Remember when the first Space Shuttle exploded? That was an oxygen/hydrogen explosion. Oxygen and hydrogen are two of the most dangerous, powerful substances on the planet.
Think of it this way. Worst case scenario for a car's gas tank: it gets crushed in a big accident, and explodes into flame. A couple of vehicles burn to a crisp, a couple of people die, and it leaves a large black smear on the pavement. Britney Goodhair, the evening news anchor, is appropriately somber when she shows pictures of the disaster. The following morning, traffic flows as usual, the incident is quickly forgotten, and car tires wear the black smear away till eventually you can't see it anymore.
Now how about the worst case scenario for an oxygen/hydrogen fuel cell? Same accident, same couple of vehicles. Only this time, it's oxygen and hydrogen getting intimate in an uncontrolled manner instead of gasoline and air. The two vehicles disappear in a blinding flash, their parts blown into the air and raining down hundreds of yards away. No black smear on the pavement this time, no-sir-eee. No pavement this time. A smoking crater big enough to hold a couple of cars is all that's left, and it in fact does have a couple of cars in it that were unable to stop. Cars in the immediate vicinity have been blown completely off the road, and every car within a 50 yard radius has had it's windows blown out. Many of those cars have driven off the road with incapacitated drivers, and a 20 to 50 car pile-up ensues. The death toll is an order of magnitude higher, and instead of Britney Goodhair somberly reporting a tragic accident, the entire network news teams from all three of the big networks are on-scene, complete with their mobile satellite dishes, every camera they can muster, and their helicopters orbiting overhead transmitting moving footage of the carnage live to their newsrooms. The only good thing about the entire mess is that this particular incident happened before this type vehicle was widely in use, so no other fuel cell-equipped cars were involved.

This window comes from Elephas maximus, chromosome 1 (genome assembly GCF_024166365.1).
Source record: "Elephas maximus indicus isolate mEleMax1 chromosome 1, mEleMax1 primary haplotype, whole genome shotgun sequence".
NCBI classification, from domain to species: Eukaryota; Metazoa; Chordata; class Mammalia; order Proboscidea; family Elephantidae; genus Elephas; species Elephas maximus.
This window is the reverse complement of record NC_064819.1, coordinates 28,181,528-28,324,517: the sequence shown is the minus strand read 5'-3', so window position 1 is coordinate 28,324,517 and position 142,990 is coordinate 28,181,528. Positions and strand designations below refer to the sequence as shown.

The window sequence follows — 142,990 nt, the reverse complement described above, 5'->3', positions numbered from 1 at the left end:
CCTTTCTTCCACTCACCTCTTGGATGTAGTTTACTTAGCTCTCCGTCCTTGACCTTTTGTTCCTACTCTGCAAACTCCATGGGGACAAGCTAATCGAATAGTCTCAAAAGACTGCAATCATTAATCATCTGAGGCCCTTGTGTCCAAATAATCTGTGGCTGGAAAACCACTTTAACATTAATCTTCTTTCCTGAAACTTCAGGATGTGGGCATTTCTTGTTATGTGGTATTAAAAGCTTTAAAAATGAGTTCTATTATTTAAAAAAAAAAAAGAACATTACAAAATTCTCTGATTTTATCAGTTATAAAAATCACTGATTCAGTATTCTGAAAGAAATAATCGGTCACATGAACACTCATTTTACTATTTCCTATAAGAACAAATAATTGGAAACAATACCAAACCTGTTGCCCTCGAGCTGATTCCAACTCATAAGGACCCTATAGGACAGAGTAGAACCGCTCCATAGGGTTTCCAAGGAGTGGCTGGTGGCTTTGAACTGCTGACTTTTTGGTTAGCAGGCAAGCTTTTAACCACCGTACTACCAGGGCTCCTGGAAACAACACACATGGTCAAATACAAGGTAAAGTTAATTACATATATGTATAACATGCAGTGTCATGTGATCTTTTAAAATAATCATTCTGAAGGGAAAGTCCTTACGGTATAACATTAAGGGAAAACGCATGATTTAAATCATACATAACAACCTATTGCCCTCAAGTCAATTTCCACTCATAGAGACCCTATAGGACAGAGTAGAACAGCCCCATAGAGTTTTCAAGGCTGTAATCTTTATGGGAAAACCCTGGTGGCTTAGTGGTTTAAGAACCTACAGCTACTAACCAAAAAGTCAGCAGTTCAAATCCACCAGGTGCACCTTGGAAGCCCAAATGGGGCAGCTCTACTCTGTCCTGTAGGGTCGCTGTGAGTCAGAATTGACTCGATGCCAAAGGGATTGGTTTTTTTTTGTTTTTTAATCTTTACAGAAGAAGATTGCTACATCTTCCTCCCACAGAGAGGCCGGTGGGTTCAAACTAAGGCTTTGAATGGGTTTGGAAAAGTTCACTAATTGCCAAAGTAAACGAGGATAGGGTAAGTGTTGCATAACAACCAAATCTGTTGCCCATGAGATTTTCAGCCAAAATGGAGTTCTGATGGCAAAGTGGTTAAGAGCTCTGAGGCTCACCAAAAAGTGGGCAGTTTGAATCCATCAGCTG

That's just one practical aspect of fuel cell usage. And it was an accident.
What if some evil nut-case decided that he'd been slighted and wanted to make an impression? Or some terrorist wanted to make a point? Remember;
The more energy a device is capable of storing,
And that's why we will never have a cheap, renewable energy source for the masses. The storage devices would just be too dangerous.
the better bomb it makes.
Tent Caterpillars in Seattle - Part II
Ooooooo! They've put up a sign! ... waitaminute ... caterpillars can read?
Posted May 8, 2004 by Michael A. Morrow
Ooooooooo! They’ve put up a sign! Look out caterpillars! Now you’re in trouble.
Here’s the sign I encountered on my stroll:
Seattle Parks and Recreation
Let’s see: where to start? How about the top.
The Seattle region is experiencing an increase in the population of Western tent caterpillars. Western tent caterpillars are a nuisance pest that creates unsightly nests in trees and shrubs and cause defoliation. These orange and black insects eat a variety of plants including roses, cherries, birches, and native elder trees.
Tent caterpillars have numerous natural enemies. One is a tachinid fly which parasitizes caterpillars by depositing white eggs on the caterpillars’ body, which upon hatching feed on the caterpillar and kill it. While such natural enemies will reduce the number of tent caterpillar, this is a gradual process that may take one to two years to reduce the population to low levels.